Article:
Another dead space in this vast here I am, a risky fighter to the last drop of blood in these cholesterol paced veins. The lion roars until the end. Listening to KMFDM's World War III on the radio. My painting calls from the studio, a door beyond the room with no ears, and yet I am just such a stalwart to refuse to quit the word when she squats to the scarlet carpet in search of a nickel song. We've both had enough changes in our lifetimes, we feel ready to pine for posterity now, until we recall how boring, how quickly and decisively boring that would be. Like eating toast on one's deathbed.


Why Do Writers Need Editors But Painters Do Not

17 Sep

Alledgedly Landry

Alledgedly Landry


Date: Sep 17 1996 14:55:12

Sorry more words than you called for. Guess that in and of itself supports the subject of this little piece. Was that your ploy all along? To mock the amateur wordsmith? Now, if I could have just emailed you a painting, that would have said it all in a flash.

Painters can make an honest (or lazy) attempt to pass ANYTHING as art. They don't have to worry about the confines of structure in the way that a composer or a writer must. Let's face it, I can squat down on a canvas, smear a big corn filled turd around on a spatula, glue on a crucifix, and immediately get a reaction from born again christeeeans, derelicts, intellectual bull shit artists and the like who don't even have to be literate. But, if I write a story about blowing a big chocolate corn stuffed stain on a piece of fabric and shoving a cross on top, first, I must construct a sentence in some grammatical form that even people who can read can understand. Then, I have to get people to read it. Since most people, even with some college education, refuse to read on principle, only a small percentage of the population will read it. Out of this group, most people will read it just to fill up some time on the john, some won't get through it because they will be bored, some will laugh but forget it immediately. . .basically only a smidgen of people will care—some whacko born again Christeeean who will want to make sure the piece will be censored, a few people who think anything that couples shit and Christ in the same piece to be important, a zealous ACLU lawyer, and the writer (maybe on this one).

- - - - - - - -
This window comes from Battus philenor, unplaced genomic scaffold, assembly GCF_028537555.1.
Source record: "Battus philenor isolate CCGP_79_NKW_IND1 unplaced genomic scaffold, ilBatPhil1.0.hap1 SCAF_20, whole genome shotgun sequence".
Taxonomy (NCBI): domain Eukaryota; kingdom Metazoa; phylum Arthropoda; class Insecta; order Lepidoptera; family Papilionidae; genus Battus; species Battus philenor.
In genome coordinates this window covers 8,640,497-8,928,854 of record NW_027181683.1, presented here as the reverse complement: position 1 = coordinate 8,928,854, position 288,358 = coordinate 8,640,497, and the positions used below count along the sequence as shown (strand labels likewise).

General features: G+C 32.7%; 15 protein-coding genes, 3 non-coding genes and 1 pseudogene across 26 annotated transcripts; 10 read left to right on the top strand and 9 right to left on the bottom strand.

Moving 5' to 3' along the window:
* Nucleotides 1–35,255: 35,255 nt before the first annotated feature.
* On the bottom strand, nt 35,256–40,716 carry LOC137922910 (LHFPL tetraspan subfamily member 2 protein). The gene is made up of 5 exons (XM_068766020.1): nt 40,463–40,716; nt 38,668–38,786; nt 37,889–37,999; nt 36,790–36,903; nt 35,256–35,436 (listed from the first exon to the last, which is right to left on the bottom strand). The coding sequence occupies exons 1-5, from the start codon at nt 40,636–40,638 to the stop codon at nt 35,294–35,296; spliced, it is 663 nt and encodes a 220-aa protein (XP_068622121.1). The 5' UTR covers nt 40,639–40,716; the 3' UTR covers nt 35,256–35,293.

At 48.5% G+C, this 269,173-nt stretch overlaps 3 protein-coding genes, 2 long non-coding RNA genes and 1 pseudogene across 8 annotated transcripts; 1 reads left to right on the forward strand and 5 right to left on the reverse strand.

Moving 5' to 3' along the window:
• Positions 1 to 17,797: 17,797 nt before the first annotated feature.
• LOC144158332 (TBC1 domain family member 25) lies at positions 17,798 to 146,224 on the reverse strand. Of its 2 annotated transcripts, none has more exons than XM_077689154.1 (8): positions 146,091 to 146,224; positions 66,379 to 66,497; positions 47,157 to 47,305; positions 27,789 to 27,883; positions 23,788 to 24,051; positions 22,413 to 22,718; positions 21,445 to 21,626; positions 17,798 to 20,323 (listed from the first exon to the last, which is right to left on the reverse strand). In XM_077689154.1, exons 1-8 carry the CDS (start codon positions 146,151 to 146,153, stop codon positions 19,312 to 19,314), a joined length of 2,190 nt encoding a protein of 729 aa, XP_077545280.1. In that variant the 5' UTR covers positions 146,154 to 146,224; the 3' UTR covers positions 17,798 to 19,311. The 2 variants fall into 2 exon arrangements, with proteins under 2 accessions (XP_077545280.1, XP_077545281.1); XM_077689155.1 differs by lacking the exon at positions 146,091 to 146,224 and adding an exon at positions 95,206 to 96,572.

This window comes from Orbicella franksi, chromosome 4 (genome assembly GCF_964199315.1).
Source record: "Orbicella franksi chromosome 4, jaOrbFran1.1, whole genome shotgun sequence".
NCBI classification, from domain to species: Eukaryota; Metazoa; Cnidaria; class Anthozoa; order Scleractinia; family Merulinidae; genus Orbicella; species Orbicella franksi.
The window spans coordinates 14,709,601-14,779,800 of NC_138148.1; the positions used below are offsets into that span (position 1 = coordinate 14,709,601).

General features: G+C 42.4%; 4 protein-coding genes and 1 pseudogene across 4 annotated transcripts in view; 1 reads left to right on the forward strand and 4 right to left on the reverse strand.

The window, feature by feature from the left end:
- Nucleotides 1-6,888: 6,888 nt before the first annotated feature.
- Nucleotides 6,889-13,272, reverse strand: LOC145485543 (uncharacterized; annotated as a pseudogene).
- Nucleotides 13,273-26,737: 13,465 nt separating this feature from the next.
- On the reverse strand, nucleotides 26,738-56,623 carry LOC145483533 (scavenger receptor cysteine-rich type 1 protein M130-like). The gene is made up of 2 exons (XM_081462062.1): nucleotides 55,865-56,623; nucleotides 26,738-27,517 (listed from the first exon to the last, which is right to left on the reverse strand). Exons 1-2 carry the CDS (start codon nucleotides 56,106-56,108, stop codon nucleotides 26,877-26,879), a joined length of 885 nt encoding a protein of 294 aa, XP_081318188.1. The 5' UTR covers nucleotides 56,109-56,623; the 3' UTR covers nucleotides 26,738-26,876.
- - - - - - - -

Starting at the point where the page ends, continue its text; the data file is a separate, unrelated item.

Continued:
And, in order to be taken seriously as a writer (whether you need it or not) you are REQUIRED to have an editor and your writing is only worth something if SOMEONE ELSE (in particular a BIG PUBLISHER) likes it and prints it and sells it. Quite different from celebrating independent artists, filmmakers and musicians who can gain credibility precisely IF they shun the BIG GUYS.

Now to address the points:

1. Painters as a demographic rarely stop working on a piece until they are finished.

If they do stop before they are finished they lie and say they ARE finished. If I turn in a manuscript finished or not, people can put their two cents in and change shit. How come I can't go up to a painting and blot on a hint o#196# yellow here and there? Hunh???

2. Writers are a driven but inherently lazy bunch, and are inclined to need a proper correcting of their pomposity since word manipulation rules are finite.

OH, does this hit the mark. Does this mean that a writer who paints is also a lazy painter? My painting and writing instructors both said "Miss Landry, you are very talented, but very lazy!" No fair that a writer can't use words like paint, layering and layering for effect. Well, you can do it, but who would read it?